Workforce Planning in a People Business

When you’re a fast-growing law firm like Pinsent Masons LLP, understanding the implications of how you plan your workforce can help you make informed, timely decisions.

This article was writen by Andy Brett, who is responsible for financial reporting at Pinsent Masons LLP.

Business leaders will often point out that their workforce is their largest expense. But when you’re a law firm, you essentially sell your expertise—the expertise of your people. That means your workforce is also the sole source of your revenue.

And when you’re a fast-growing law firm like Pinsent Masons LLP, understanding the implications of how you plan your workforce can help you make informed, timely decisions.

I’ve experienced this firsthand at Pinsent Masons. We’re an international law firm based in the United Kingdom, with offices throughout Europe, the Middle East, Africa, Asia, and Australia. When I describe us as “fast-growing,” I mean it: We’ve effectively doubled the number of our locations in the past five years, and we’re expanding still.

Successfully managing growth is a balancing act. It requires you to weigh projected costs against expected revenues. It requires you to model the full business impact of opening a new location or adding a practice area. Each location presents different considerations. It’s a detailed, complex exercise that benefits from modern, collaborative planning processes. That, at least, has been our experience.

It’s a People Business

It’s safe to say that budgeting and planning in a law firm like ours is all about people. Our finance team starts the process alongside our HR team, which supplies us with critical information on our entire workforce—about 3,500 partners, employees and freelance legal professionals who work through our Vario network. We import this data into our Workday Adaptive Planning model, which includes assumptions for costs (salary, benefits, office, and support and service expenses) and the base hourly rate that revenue-generating employees charge our clients.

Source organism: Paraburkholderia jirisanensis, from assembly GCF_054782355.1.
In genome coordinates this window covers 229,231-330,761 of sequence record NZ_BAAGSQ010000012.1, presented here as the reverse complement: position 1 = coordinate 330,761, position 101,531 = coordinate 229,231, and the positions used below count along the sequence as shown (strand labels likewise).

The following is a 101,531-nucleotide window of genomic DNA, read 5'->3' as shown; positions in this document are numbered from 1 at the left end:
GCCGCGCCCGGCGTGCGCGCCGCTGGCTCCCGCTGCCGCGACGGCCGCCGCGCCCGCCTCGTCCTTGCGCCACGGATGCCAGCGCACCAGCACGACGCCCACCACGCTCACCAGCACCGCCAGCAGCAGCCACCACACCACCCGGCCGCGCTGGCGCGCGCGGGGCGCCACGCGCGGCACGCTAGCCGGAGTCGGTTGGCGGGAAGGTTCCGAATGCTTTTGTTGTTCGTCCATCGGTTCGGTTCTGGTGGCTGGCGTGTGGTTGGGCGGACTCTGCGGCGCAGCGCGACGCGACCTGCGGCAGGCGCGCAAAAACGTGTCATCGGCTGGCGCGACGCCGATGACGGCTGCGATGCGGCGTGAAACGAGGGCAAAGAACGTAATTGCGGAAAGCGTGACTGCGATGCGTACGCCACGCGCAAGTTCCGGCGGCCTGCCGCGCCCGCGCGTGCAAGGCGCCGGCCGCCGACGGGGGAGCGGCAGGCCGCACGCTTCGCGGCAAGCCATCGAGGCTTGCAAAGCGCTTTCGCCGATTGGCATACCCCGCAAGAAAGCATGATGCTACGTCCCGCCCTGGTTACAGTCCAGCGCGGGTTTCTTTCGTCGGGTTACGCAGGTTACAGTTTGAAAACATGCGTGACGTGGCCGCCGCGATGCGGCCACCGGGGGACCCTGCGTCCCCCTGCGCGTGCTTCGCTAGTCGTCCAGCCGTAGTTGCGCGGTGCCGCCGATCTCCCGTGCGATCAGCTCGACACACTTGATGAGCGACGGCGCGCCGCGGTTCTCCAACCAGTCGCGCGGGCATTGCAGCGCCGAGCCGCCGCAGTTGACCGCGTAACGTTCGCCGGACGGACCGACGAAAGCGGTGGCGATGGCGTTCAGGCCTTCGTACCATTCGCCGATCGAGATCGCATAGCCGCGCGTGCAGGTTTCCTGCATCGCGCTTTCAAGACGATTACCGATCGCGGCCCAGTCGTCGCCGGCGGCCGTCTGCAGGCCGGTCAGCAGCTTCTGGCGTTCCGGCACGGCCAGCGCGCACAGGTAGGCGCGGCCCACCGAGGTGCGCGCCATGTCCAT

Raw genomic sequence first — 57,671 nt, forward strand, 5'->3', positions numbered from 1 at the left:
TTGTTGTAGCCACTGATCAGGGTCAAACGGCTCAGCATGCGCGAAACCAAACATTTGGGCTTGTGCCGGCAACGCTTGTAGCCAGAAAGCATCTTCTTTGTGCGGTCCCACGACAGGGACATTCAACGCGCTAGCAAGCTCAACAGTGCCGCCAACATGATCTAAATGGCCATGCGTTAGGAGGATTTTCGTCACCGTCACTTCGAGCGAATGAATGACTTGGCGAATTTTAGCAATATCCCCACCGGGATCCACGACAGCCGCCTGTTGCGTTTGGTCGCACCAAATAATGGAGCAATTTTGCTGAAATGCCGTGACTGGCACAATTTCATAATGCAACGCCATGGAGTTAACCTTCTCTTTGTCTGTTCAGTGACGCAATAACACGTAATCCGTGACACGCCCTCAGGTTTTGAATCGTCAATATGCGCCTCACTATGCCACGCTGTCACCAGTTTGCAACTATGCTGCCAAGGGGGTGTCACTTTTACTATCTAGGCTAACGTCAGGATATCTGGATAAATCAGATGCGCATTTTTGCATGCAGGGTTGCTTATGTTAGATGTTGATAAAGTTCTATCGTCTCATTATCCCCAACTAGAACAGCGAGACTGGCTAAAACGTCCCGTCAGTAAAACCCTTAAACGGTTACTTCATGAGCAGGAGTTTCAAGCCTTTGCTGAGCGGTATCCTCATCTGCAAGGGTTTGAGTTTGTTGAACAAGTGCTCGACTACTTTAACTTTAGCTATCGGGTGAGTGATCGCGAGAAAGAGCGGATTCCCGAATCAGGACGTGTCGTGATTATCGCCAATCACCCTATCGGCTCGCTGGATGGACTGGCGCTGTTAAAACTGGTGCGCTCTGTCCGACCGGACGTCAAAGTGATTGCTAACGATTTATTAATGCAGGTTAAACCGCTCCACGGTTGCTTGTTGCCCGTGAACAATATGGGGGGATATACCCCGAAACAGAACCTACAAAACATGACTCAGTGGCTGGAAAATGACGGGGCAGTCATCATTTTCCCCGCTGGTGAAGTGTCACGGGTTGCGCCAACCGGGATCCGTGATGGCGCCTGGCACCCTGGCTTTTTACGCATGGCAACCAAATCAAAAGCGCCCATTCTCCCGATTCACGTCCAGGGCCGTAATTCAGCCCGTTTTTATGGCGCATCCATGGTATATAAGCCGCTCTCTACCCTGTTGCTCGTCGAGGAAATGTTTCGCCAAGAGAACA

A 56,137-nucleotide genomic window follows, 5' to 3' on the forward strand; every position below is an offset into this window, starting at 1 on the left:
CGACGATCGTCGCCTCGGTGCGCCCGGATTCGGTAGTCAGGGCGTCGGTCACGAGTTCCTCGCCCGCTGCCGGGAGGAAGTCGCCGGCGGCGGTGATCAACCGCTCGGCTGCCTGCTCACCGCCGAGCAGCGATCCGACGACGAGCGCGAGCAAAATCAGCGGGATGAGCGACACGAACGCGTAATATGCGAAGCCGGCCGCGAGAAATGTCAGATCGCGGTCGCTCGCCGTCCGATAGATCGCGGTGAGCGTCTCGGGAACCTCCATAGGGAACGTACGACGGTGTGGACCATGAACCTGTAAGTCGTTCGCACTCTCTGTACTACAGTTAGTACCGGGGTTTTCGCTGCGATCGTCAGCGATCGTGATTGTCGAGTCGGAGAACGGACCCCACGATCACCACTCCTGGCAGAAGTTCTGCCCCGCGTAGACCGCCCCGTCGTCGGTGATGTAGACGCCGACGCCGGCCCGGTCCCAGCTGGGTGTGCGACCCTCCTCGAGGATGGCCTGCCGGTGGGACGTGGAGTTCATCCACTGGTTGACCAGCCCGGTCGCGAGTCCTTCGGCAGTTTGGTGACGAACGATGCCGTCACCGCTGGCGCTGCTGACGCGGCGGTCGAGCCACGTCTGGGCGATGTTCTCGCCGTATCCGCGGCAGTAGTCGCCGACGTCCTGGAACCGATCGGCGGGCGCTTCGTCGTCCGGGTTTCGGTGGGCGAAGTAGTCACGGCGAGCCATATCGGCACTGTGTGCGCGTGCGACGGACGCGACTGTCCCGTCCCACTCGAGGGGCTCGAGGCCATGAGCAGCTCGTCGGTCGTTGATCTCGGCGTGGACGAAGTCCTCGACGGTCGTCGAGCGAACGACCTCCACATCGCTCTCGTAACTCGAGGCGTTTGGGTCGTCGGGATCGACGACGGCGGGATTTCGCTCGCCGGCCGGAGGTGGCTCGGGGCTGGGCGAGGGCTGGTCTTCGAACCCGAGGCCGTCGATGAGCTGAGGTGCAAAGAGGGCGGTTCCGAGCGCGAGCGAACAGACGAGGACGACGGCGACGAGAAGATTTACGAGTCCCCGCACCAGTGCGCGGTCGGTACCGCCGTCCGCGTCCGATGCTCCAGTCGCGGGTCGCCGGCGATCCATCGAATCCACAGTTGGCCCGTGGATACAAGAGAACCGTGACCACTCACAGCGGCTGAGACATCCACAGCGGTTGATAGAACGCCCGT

From this baseline, we can create more granular planning around important aspects of running the firm. One of these is modeling capacity—or the amount of revenue productivity we can expect from every billable fee earner over the course of the next quarter or year. This is a collaborative process involving business leaders in each practice area and geography and the finance managers embedded in their operation. It always involves negotiation. Finance arrives at a number based on the employee’s standard charge-out rate and what finance sees as a reasonable rate of billable time per week or month. Then we meet with the business leaders who usually argue for a lower revenue target. Finally, we present our capacity numbers to our executive board, which either signs off on our projections or comes back with changes. The process continues until we have a final budget.

We model our capacity for Vario, our freelance business, as part of our overall workforce model, but it inhabits its own unique place within the plan. Because we’re working with self-employed professionals, the cost structure is different—there are fewer office and support costs, for instance, and Vario engagements sometimes last just a few months. And because Vario revenues are engagement-driven, we have to make assumptions on where the demand will be for specific services in the various practice and geographic locations that we serve.

Another primary focus is employee turnover. Our business finance managers will sit down with their partners and look through the team to quantify joiners and leavers, so we can project how these will impact expenses and revenues. Based on our history, we can make some fairly solid projections about how many employees will leave a certain office during the year. But we also know that some will leave unexpectedly, so it’s important to work that into our model as well. Here we can get exceptionally granular, with some geographies more prone to turnover than others. Our final model reflects all these assumptions.